Yet, if like me, you think ‘who in their right mind would swap their luxury pad for my gaff?’ then don’t be put off just yet, because they offer an alternative service that for me, has worked an absolute treat.

It’s called a points swap. Quite simply, instead of swapping our home, we swapped points to stay at this beautiful cabin in Iceland.

So how do I get points?

On joining the website, you’ll be allocated points. At the time of writing, these are the current rates:

Lite – 0 points
Standard – 200 points
Premium – 500 points

With my refer a friend link, you get 25% off your first year which brings the Premium membership to £9 a month. You do have to pay in full so this will set you back £108.

Whilst this can feel like a lot, let’s take the Icelandic home of DREAMS you’ve seen above as an example.

On Love Home Swap, it’s 220 points a night meaning that with the Premium membership, you can ‘afford’ to stay there for two nights.

Two nights = 440 points
Premium membership = £108

Therefore, the nightly price would equal £54 costing just £27 each if two of you were staying.

It’s worth saying that this place sleeps SIX (two doubles and two single beds), so if you were heading there with a group, it would be just £9 a night each.

Absolute madness.

Do I have to add my home when signing up?

Yes you do! The crux of this website is swapping your home with someone else, yet the points swap allows you to get started without having someone come and stay at your place.

Do I have to pay up before I’ve booked the place?

You do have to sign up before you can confirm a home but you will get a two week free trial when you sign up that allows you to message people and get something in place before you spend your money.

This is exactly what I did when I used Love Home Swap for the first time for a trip to New York. And look where we ended up!

How likely is it that we’ll find a place?

It depends on where you’re going. Big cities and popular tourist destinations will tend to have more options, but a lot of it does come down to whether the owner has availability, whether they’re wanting to do a points swap (some don’t offer this) and whether you have enough points!

I found it really difficult to find a place in New York and it took me four weeks (I had a month free trial) to bag my place. However with Iceland, I actually found four different places that would accept my points, so it all just depends!

Whatever you find, just make sure you put a reminder in to cancel your membership before your trial is up so that it doesn’t end up costing you a thing.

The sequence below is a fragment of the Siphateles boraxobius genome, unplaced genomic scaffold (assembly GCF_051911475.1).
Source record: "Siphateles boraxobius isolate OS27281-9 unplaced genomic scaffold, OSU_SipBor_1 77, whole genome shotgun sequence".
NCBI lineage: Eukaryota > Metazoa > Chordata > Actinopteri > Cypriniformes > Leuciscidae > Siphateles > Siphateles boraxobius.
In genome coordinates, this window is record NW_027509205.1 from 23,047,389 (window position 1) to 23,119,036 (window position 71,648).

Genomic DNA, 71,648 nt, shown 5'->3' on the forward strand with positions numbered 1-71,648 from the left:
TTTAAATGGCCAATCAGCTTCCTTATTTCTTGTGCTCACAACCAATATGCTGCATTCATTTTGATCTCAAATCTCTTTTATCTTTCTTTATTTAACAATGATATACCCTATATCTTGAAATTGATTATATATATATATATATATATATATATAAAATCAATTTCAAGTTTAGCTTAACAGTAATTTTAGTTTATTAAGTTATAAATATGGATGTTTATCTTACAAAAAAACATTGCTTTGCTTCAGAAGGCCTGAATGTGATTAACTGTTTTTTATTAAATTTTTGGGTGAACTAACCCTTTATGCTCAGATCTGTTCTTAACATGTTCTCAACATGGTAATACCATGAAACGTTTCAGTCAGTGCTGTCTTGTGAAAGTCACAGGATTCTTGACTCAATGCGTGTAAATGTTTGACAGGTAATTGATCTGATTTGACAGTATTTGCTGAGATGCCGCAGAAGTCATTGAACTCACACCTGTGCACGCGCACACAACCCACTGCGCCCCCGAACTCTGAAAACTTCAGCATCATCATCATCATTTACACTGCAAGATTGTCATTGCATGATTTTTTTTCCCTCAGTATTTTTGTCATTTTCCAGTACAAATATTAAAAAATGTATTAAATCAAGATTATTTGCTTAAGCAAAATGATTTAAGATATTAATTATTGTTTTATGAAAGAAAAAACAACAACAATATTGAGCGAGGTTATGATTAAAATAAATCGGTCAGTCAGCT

From my own experience, Love Home Swap’s customer service is brilliant and they were in constant contact with my during my free trial to see if they could help.

How easy is it to cancel?

You’re in touch with a real person by email and so cancelling would be very straightforward if that’s what you needed to do. You can also reach them by phone.

What tips would you give for finding a swap?

Love Home Swap is a community. Whilst they do now have some places that allow you to book ‘instantly’, this isn’t like booking a place on Booking.com or Airbnb. These are largely people’s homes and therefore you may have to wait a little longer for a response and you can’t demand services in the same way that you could with a hotel.

Also, you book homes through messages so my top tip would be to be personable and warm. Tell your potential hostees about yourself. Why are you visiting the area? What are you excited about? What do you like about their home?

If they’ve got five different people offering the same deal, what would make them choose you over the others?

Also, especially if you sign up for the Premium service, you get access to the site’s dedicated ‘Swap Team’ who can find places that match your wants. Use this! It’s their job to help and it will make your search so much easier.

Do you offer a discount?

Why YES I DO cheers for asking pal 🤣 Love Home Swap have a refer a friend scheme that’s open to all their members which gives mates 25% off the prices online. This is genuinely the cheapest way for you to sign up:

2 weeks free trial and 25% off

What do I get in return? 3 months free membership! Cheers lads.

Are you getting paid to tell me all this?

No. I’ve been a full paying member of Love Home Swap for two years and will continue paying whether people use my link or not. In my second year I paid £180 for my standard membership and having already stayed four nights in Napa and two nights in Iceland, it’s more than paid for itself already.

I’ve used all my points up, what do I do now?

I would absolutely recommend getting involved with the Love Home Swap community and accepting points swaps of your own! We’ve had a few people stay at our place when we were away and the points we’ve earned have allowed us to continue our cheap travels.

I don’t fancy home swapping – can I still do an Icelandic road trip for a similar price?

Absolutely. I already had two guesthouses lined up if Love Home Swap didn’t work out.

The first was Centric Guesthouse in Reykjavik .

£33.50 a night each for a double room with private bathroom.

We would have then got on the road first thing in the morning and made our way over to do the Golden Circle.

The second night would have been staying properly nestled into the Golden Circle route in Flagbjarnarholt (catchy) at Elin Guesthouse.

£30 a night each with a shared bathroom, but this property had an outdoor hot tub!

Sure, they’re not as fancy as where we ended up but both are clean and highly rated. They also have access to a shared kitchen meaning that you can really keep costs down when you’re on the road.

Coming up, we’ll be staying in a similar guesthouse so check back for what we made of it!


Catch up on the rest of the road trip:

Day 1Arriving in Iceland, supermarket prices and the 6 nights for £600 challenge
Day 2you’re reading this now!
Day 3Waterfalls, glaciers and black sand beaches on Iceland’s stunning south coast
Day 4 – Escaping the tourists on Iceland’s beautiful Eastern coastal roads